It’s been a roller coaster of a ride, to say the least. I was diagnosed with breast cancer at 35. Healthy and active lifestyle, wife and mom of three, but cancer does not discriminate.
I recall being in the shower and feeling one or two lumps in my left breast and thought, “That’s odd, I’ve never felt those before.” I had just had a miscarriage as my husband and I were hoping for a family of six. I called my doctor, and he brushed it off as “hormonal changes.” I got my first ultrasound in November 2018 and was told I had “dense breast tissue.”
God and my inner gut kept telling me to pay attention to those lumps, so I kept on insisting they weren’t normal to me and finally got diagnosed with invasive ductal carcinoma/breast cancer on April 3, 2019.
After that misdiagnosis, I no longer felt comfortable getting treated in my hometown, and along with my husband, we searched for the best care possible to help us come through the other side of this enormous challenge that had just been thrown our way. God put us here, in Jacksonville, Florida, at the Mayo Clinic. It has been an honor to get treated by such caring and professional doctors, nurses, and staff.
The moment I saw this challenge as an opportunity for growth, I immediately thought I wanted to document the journey of healing and was referred to local photographer, Rya Duncklee, by my cousin who lives in Gainesville. She immediately made room in her agenda to make our family session happen.
The kids had just arrived in Jacksonville, and I had already gone through three of the hardest chemo treatments of my life. I had already cut my hair short and was holding on to as much hair as I could so that we could shave it off as a family.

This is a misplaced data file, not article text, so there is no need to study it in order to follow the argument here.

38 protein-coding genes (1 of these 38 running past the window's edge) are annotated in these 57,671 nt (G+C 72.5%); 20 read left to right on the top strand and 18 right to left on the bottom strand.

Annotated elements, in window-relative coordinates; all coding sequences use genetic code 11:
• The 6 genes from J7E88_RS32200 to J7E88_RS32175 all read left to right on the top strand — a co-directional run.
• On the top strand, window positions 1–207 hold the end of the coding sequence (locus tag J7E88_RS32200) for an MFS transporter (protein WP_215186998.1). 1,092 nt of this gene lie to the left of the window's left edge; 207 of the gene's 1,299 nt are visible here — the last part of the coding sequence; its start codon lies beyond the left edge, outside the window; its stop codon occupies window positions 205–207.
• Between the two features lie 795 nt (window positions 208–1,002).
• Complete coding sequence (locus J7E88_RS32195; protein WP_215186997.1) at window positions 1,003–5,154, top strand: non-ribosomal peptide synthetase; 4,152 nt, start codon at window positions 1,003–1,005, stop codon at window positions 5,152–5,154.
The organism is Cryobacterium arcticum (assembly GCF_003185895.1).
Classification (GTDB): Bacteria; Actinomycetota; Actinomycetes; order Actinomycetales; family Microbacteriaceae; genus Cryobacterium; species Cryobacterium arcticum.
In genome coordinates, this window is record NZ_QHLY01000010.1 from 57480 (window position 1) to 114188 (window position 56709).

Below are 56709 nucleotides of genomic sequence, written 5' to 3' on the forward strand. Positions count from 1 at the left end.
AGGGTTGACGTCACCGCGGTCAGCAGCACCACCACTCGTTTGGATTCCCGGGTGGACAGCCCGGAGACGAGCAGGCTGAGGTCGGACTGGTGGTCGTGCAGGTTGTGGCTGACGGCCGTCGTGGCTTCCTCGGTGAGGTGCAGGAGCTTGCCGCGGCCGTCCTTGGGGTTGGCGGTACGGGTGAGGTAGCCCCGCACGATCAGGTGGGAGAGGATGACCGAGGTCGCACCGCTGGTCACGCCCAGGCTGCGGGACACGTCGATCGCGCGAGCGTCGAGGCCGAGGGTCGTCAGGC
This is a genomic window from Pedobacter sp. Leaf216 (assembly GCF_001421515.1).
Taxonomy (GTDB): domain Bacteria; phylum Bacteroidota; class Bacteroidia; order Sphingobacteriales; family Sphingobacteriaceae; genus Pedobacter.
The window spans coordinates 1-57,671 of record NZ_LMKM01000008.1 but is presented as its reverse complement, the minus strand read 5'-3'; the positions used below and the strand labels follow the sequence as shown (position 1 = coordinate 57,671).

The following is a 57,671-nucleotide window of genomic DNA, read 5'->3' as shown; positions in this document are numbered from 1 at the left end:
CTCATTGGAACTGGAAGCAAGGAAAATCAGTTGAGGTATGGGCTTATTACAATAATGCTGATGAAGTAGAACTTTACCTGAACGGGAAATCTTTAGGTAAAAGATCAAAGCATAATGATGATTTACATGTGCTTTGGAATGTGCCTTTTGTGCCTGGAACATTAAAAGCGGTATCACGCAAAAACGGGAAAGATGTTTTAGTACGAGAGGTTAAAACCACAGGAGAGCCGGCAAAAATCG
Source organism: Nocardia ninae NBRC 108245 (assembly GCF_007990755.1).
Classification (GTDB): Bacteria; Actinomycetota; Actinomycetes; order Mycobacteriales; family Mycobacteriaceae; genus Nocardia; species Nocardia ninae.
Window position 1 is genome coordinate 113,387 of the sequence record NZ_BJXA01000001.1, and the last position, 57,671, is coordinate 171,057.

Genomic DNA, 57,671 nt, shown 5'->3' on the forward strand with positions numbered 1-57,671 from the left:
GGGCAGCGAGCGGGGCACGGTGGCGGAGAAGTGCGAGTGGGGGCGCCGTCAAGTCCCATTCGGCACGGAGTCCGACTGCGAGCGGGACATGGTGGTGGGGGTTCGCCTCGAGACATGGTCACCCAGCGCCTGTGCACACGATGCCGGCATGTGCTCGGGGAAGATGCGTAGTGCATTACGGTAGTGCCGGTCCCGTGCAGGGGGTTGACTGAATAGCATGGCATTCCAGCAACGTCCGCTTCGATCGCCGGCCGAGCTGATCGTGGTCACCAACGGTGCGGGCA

From day one, my husband and I decided we were going to go through this challenge as a team, facing the uncertainty and uncomfortable moments together with love and compassion, always speaking the truth and reality of our situation.
We have lived up to it until this day.
As Rya passed along the photos of our first summer session at the beach, it was clear to me that I wanted her to capture us as we seasoned through breast cancer.
It happened to be coincidental that last fall I barely had any hair and went through one of the most grueling surgeries any woman can face — a radical double mastectomy with “immediate” reconstruction. I can tell you, it is the most painful thing I have endured in my life. It took me two full months to feel somewhat human again.
Rya was there to document us as a family going through the weathering of this painful road to recovery.
As time went by, my hair started to grow out more. With the help of exercise, physical therapy, and acupuncture, my body didn’t ache as much. I felt as this new flower was getting ready to bloom and once again, the moment was captured in the most beautiful sunflower fields in the spring.
Summer came, and I wanted to translate to all who have followed me along this journey, that there is light after the darkness and sunshine after the rain.
That if you stay open to love, kindness, and happiness, you can even see a rainbow. Rainbows occur under specific circumstances and a lot of times they vanish very quickly, so it’s important to stay open-hearted and look for them. Rainbows are God’s promise that life will continue, and that is how I saw this challenge as a storm that will only make us better equipped for sailing through the sea of life.
Due to COVID, we found ourselves overextending our stay throughout the fall, and it was a great way to end this journey. Finding ourselves in the same beautiful farm as the previous year just to realize how far we’ve come along. We are overjoyed to be done with the challenge that has left us with unmeasurable life lessons. We have grown closer together and more appreciative of the things that matter the most to us: Love, faith, hope, family, and friends.
About the Author
Cristina Santos is born American, half Nicaraguan/half Guatemalan, raised in Guatemala, married to the most amazing Guatemalan and proud mom of three kids, Chantal, Nadine, and Jacob. Cristina is a jewelry designer and co-founder of C’Santos Joyeria. Photos by Rya Duncklee of Ryaphotos, Jacksonville-based photographer and filmaker.